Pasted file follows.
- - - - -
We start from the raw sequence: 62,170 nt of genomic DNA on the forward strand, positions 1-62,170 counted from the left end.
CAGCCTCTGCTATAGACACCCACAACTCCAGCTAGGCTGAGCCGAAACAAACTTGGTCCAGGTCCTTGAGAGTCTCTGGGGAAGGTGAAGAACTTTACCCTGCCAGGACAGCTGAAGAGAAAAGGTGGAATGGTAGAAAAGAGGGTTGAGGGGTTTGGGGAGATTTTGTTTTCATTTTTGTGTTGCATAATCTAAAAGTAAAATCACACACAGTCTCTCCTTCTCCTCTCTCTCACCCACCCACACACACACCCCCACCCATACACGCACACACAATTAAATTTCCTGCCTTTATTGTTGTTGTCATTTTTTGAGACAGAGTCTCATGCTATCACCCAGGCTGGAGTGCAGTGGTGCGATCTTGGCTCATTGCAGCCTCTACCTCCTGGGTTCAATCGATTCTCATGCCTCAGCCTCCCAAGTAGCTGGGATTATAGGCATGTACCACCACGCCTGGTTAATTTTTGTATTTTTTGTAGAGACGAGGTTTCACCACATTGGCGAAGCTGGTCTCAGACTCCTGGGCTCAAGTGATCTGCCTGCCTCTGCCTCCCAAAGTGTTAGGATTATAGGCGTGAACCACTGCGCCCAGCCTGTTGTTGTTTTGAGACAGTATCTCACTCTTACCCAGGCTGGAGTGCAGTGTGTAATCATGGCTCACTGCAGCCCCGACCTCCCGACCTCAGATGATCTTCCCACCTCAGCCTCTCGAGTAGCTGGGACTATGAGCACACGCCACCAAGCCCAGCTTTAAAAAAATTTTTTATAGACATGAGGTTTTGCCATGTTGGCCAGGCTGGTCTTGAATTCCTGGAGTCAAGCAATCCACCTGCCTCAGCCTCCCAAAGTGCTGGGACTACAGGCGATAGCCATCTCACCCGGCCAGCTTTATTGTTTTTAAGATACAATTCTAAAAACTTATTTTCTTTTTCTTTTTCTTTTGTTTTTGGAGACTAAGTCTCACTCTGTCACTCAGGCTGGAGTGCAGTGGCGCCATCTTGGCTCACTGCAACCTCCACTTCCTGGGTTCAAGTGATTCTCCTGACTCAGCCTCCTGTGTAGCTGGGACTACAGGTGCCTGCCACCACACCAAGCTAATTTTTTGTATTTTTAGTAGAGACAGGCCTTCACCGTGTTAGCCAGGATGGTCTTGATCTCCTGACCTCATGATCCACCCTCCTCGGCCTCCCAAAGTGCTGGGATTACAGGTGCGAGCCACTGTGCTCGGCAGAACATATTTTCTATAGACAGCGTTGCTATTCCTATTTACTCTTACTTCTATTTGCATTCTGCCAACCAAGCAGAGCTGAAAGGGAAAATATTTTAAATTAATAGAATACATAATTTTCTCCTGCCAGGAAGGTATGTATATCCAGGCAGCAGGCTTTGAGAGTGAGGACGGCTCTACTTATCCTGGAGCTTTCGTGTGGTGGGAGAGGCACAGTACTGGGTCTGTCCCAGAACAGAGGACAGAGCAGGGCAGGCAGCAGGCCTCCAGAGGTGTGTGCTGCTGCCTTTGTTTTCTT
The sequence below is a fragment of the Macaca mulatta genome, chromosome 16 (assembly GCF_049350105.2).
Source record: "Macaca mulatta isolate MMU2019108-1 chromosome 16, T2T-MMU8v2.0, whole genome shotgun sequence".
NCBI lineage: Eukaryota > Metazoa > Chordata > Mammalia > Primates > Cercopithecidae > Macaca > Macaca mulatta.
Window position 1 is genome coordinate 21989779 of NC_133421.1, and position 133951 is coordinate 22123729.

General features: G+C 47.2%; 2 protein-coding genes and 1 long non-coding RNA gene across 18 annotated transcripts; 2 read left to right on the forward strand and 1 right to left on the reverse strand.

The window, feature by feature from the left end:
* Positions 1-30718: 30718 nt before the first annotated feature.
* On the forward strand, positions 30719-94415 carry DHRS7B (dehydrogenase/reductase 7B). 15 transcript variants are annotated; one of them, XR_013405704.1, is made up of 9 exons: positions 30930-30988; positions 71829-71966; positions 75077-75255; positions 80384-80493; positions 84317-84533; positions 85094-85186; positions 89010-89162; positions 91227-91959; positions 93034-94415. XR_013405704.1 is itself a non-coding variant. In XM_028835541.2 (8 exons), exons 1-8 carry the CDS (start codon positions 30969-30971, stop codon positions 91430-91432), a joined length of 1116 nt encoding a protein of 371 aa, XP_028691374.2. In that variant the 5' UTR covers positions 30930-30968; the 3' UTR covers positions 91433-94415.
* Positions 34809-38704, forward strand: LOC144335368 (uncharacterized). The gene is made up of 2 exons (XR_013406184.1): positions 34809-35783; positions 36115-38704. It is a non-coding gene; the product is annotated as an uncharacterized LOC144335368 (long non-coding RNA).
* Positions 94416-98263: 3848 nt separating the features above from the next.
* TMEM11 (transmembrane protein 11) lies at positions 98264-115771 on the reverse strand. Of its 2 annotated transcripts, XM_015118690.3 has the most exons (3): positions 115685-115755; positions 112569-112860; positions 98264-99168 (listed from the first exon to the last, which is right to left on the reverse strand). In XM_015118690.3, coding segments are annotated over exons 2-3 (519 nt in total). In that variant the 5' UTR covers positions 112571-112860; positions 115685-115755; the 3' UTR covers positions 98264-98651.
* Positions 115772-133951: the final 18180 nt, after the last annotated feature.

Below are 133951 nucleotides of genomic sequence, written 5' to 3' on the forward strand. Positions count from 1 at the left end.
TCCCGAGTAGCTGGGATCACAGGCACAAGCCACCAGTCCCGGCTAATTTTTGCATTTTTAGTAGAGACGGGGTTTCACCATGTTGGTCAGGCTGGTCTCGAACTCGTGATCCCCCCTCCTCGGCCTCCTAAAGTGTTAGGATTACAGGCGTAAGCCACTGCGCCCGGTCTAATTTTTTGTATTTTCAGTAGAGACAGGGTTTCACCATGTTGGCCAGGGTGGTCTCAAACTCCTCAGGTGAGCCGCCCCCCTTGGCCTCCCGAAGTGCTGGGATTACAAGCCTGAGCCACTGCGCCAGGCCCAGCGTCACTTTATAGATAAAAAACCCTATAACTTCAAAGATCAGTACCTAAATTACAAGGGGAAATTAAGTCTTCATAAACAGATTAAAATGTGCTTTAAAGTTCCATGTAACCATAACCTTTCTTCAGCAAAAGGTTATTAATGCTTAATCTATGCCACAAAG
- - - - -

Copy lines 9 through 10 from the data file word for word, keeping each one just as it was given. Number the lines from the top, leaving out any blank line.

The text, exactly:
* Positions 1-30718: 30718 nt before the first annotated feature.
* On the forward strand, positions 30719-94415 carry DHRS7B (dehydrogenase/reductase 7B). 15 transcript variants are annotated; one of them, XR_013405704.1, is made up of 9 exons: positions 30930-30988; positions 71829-71966; positions 75077-75255; positions 80384-80493; positions 84317-84533; positions 85094-85186; positions 89010-89162; positions 91227-91959; positions 93034-94415. XR_013405704.1 is itself a non-coding variant. In XM_028835541.2 (8 exons), exons 1-8 carry the CDS (start codon positions 30969-30971, stop codon positions 91430-91432), a joined length of 1116 nt encoding a protein of 371 aa, XP_028691374.2. In that variant the 5' UTR covers positions 30930-30968; the 3' UTR covers positions 91433-94415.